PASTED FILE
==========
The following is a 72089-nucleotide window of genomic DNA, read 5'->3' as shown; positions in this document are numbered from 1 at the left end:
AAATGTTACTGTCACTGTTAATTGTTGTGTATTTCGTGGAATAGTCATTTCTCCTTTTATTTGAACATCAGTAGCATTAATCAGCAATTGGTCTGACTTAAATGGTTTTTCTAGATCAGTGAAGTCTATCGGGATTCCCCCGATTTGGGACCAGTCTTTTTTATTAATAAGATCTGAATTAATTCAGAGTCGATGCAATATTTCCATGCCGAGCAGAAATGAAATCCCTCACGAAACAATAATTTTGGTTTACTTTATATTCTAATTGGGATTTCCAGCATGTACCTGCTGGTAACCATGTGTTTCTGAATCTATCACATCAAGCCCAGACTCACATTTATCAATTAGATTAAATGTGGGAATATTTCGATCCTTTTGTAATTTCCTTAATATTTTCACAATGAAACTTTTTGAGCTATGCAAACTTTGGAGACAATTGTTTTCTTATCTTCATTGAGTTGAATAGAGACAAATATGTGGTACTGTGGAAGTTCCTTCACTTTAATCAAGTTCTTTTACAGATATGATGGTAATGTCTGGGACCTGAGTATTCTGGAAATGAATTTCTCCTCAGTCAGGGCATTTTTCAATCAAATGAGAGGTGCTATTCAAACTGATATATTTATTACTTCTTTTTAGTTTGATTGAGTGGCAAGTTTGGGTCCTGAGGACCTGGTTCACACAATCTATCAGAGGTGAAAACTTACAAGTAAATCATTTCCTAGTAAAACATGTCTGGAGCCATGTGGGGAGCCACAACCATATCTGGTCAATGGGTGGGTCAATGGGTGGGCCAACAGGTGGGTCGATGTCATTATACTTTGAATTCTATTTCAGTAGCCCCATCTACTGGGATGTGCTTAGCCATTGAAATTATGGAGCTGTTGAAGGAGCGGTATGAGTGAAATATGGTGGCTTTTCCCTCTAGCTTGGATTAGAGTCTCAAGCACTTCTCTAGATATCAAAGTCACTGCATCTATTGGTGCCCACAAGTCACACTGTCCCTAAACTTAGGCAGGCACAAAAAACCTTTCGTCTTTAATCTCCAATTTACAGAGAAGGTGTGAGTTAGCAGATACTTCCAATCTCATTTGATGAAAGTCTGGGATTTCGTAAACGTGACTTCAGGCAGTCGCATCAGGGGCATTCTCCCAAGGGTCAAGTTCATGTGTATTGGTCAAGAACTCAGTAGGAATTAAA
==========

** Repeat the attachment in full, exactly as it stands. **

The following is a 72089-nucleotide window of genomic DNA, read 5'->3' as shown; positions in this document are numbered from 1 at the left end:
AAATGTTACTGTCACTGTTAATTGTTGTGTATTTCGTGGAATAGTCATTTCTCCTTTTATTTGAACATCAGTAGCATTAATCAGCAATTGGTCTGACTTAAATGGTTTTTCTAGATCAGTGAAGTCTATCGGGATTCCCCCGATTTGGGACCAGTCTTTTTTATTAATAAGATCTGAATTAATTCAGAGTCGATGCAATATTTCCATGCCGAGCAGAAATGAAATCCCTCACGAAACAATAATTTTGGTTTACTTTATATTCTAATTGGGATTTCCAGCATGTACCTGCTGGTAACCATGTGTTTCTGAATCTATCACATCAAGCCCAGACTCACATTTATCAATTAGATTAAATGTGGGAATATTTCGATCCTTTTGTAATTTCCTTAATATTTTCACAATGAAACTTTTTGAGCTATGCAAACTTTGGAGACAATTGTTTTCTTATCTTCATTGAGTTGAATAGAGACAAATATGTGGTACTGTGGAAGTTCCTTCACTTTAATCAAGTTCTTTTACAGATATGATGGTAATGTCTGGGACCTGAGTATTCTGGAAATGAATTTCTCCTCAGTCAGGGCATTTTTCAATCAAATGAGAGGTGCTATTCAAACTGATATATTTATTACTTCTTTTTAGTTTGATTGAGTGGCAAGTTTGGGTCCTGAGGACCTGGTTCACACAATCTATCAGAGGTGAAAACTTACAAGTAAATCATTTCCTAGTAAAACATGTCTGGAGCCATGTGGGGAGCCACAACCATATCTGGTCAATGGGTGGGTCAATGGGTGGGCCAACAGGTGGGTCGATGTCATTATACTTTGAATTCTATTTCAGTAGCCCCATCTACTGGGATGTGCTTAGCCATTGAAATTATGGAGCTGTTGAAGGAGCGGTATGAGTGAAATATGGTGGCTTTTCCCTCTAGCTTGGATTAGAGTCTCAAGCACTTCTCTAGATATCAAAGTCACTGCATCTATTGGTGCCCACAAGTCACACTGTCCCTAAACTTAGGCAGGCACAAAAAACCTTTCGTCTTTAATCTCCAATTTACAGAGAAGGTGTGAGTTAGCAGATACTTCCAATCTCATTTGATGAAAGTCTGGGATTTCGTAAACGTGACTTCAGGCAGTCGCATCAGGGGCATTCTCCCAAGGGTCAAGTTCATGTGTATTGGTCAAGAACTCAGTAGGAATTAAA